Western region volunteers see MedShare’s impact first-hand on trip to Tanzania

Our volunteers consistently go above and beyond in their service to MedShare. In the summer of 2013, MedShare’s Western Region volunteers came together to raise over $22,000 to ship a container of much-needed medical supplies to a hospital in Tanzania. But that wasn’t enough. Some volunteers decided to travel to the recipient hospital in Tanzania to volunteer their time and talents on the ground.

In mid-February 2014, Camille Harris, Fran Jursco, and Nancy Menne traveled to Shirati KMT Hospital in Tanzania. MedShare’s 40-foot container was still en route at the time, but they hand-carried additional medical supplies from MedShare’s Western Region Distribution Center as well as specially requested items for the hospital staff.tanzaniamap2During their stay in Shirati, these intrepid volunteers provided meals for patients at the hospital, toured the facility, and got to observe Dr. Chirangi in the operating room. “Fran and I were recognizing all the stuff we sort (at MedShare): bovies, tips, vicryl sutures, drapes, etc. [in the operating room]. Camille decided surgery was not her thing so she folded gauze for future surgeries,” said Nancy. “Even though it appears we will miss the arrival of the container, this has been a very fulfilling trip to see just how desperately our work at Medshare is needed.” The volunteers reported that most of the supply cabinets in the hospital are bare and Dr. Chirangi was already using the supplies they brought with them.

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Above: Fran Jursco serving food to the patients at Shirati Hospital. Photo credit: Nancy Menne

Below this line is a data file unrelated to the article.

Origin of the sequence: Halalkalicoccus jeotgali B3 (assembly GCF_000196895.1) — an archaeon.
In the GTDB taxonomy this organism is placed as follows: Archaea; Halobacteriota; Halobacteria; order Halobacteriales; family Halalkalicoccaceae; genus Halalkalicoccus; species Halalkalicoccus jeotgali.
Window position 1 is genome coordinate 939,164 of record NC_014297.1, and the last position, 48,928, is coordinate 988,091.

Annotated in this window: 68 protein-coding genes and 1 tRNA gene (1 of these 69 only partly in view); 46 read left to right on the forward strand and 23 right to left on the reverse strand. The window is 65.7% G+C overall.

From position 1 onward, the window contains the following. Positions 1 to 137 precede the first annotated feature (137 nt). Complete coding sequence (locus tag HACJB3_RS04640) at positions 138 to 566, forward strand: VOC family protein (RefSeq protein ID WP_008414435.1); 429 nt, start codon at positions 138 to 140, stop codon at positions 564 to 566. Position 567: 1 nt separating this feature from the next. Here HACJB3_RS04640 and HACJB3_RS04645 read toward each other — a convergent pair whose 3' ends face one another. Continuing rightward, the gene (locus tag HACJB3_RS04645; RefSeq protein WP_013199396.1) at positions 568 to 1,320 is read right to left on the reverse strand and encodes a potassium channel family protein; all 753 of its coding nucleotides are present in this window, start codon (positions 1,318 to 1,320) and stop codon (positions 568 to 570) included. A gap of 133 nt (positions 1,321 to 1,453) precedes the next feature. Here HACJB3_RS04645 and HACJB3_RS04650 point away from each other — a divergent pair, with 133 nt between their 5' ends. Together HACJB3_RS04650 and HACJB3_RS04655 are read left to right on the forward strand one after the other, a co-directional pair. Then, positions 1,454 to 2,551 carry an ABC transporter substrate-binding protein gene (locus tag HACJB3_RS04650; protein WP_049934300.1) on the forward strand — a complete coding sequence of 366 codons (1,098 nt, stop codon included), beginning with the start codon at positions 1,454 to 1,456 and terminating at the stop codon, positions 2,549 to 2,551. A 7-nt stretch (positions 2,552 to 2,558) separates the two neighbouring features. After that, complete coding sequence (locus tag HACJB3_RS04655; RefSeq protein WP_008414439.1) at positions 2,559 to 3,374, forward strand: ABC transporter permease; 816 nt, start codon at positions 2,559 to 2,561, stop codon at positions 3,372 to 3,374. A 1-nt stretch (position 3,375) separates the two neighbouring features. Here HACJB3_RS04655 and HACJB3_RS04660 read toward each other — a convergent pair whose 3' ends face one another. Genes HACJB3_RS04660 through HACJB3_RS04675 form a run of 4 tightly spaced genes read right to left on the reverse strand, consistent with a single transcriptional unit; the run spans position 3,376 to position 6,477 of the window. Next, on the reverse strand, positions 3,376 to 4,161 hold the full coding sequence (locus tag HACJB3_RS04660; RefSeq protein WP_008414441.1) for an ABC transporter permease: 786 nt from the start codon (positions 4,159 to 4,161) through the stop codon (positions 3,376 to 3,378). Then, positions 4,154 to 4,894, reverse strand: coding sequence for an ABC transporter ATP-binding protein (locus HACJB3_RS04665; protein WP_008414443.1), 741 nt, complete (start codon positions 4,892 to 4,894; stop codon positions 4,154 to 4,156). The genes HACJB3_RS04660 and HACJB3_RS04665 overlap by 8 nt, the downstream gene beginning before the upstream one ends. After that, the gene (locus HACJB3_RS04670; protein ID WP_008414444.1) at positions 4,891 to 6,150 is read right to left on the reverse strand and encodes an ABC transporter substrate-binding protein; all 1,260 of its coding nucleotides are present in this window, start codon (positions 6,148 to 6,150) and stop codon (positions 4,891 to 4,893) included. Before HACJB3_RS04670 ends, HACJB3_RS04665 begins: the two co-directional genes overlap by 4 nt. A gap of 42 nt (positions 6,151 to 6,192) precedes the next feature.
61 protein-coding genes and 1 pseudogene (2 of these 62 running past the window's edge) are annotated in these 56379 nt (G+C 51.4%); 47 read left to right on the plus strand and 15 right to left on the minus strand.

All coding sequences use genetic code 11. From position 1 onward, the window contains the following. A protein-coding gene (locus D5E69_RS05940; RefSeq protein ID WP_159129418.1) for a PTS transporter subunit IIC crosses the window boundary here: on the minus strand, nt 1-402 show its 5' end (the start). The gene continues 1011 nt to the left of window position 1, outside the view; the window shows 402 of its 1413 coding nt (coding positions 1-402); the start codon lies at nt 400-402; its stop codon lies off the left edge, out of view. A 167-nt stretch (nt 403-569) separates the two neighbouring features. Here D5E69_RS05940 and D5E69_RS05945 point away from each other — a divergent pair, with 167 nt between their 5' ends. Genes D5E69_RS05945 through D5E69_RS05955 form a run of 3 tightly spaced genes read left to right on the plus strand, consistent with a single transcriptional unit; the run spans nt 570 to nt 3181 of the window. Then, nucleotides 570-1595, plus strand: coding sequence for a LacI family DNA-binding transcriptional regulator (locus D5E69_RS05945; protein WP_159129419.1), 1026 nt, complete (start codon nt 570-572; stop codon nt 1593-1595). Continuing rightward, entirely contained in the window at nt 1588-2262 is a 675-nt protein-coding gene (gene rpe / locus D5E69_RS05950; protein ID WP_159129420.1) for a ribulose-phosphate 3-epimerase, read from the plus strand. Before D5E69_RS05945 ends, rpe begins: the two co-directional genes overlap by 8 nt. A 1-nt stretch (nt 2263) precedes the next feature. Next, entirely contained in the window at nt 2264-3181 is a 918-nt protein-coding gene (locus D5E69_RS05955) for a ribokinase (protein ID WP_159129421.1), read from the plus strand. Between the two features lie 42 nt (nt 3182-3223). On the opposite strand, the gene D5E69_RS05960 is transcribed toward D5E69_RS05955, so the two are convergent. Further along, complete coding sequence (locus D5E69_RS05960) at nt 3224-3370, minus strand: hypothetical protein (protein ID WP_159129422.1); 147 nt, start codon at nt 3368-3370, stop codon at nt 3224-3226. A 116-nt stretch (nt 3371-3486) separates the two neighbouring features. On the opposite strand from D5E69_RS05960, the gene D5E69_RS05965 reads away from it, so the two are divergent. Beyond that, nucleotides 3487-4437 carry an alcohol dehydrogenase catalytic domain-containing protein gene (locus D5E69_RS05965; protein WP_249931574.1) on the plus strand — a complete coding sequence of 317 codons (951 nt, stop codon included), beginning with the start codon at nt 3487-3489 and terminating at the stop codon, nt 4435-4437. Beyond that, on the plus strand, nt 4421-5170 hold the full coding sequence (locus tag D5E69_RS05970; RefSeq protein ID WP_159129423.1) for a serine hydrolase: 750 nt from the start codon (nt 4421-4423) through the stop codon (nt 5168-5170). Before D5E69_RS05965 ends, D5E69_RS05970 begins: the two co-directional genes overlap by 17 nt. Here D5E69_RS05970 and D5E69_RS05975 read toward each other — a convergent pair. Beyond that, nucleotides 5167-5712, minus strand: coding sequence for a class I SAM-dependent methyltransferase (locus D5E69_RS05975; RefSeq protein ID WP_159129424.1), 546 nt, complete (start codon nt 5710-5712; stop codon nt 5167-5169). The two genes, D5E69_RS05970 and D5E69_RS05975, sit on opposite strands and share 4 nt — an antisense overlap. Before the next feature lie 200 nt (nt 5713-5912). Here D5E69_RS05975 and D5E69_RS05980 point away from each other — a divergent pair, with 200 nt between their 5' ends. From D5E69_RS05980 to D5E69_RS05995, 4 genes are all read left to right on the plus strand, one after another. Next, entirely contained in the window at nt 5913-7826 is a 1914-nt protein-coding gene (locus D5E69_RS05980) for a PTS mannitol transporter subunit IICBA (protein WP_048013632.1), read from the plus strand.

The group has left Shirati and is now travelling through other parts of Africa.  Nancy writes: We have said goodbye to Tanzania and it was sad to leave. Dr. Chirangi had all his department heads waiting to see us off when we came to say goodbye. Each one of them were so grateful for the work all of the volunteers at MedShare do, for the volunteers putting in the effort and money to ship the container, and for the expense we undertook to travel to Shirati. It was an unbelievable experience, and made me truly understand how much is needed in developing countries where they have no clean water, walk several miles to school each day, no nutritious food at the hospitals or schools, and basically just fight to survive.” 

What an eye-opening experience and incredible testament to the importance and impact of our work at MedShare. Thank you, Nancy, for sharing these insights from your trip. And thank you to all of MedShare’s volunteers and supporters who go above and beyond every day to make our work possible. We are grateful for your dedication to our mission to bridge the gap between the surplus of medical supplies in the United States and the need in hospitals like Shirati KMT Hospital in Tanzania

MedShare container has arrived in Shirati!

Editor’s Note: The 40-foot container with medical supplies and equipment sponsored by MedShare’s Western Region volunteers was shipped from the U.S. west coast in November 2013. It arrived at Shirati KMT Hospital on Monday, March 10! See photos of the arrival below.
TanzaniaPicsBlog

MedShares Celebrates Our 900th Aid Shipment

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In the most underdeveloped countries in the world, children  and adults suffer and  die every day because their doctors, hospitals and clinics, do not have the necessary supplies and equipment to treat them. At the same time, U.S. hospitals and manufacturers discard an billions of dollars worth of medical supplies each year, much of which is useable surplus that could save lives, but is sent to landfills.

MedShare was founded in 1998 on the premise that both the humanitarian and environmental issues can, and should be addressed.

Our first shipment was made in May, 1999 and was sent to a recipient in Costa Rica. From these humble beginnings we have grown to be one of the largest shippers of medical aid in the country.

In 2001 we were up to 15 shipments and then in 2002 it doubled to 30. Skip forward a few years to 2009, when MedShare’s 500th forty-foot container of medical supplies and equipment is shipped. The shipment was sponsored by the newly-formed Southeastern Regional Council and was sent to benefit Santa Rosa Maternity Hospital in Ecuador.

Also in 2009, a mobile CT Scanner was donated to us by Catalina Imaging in Sacramento, CA. This 45-foot mobile imaging system is the largest single medical equipment donation MedShare has received. It was safely delivered to the capital of Zimbabwe where it is the only functioning CT system in public health in the country.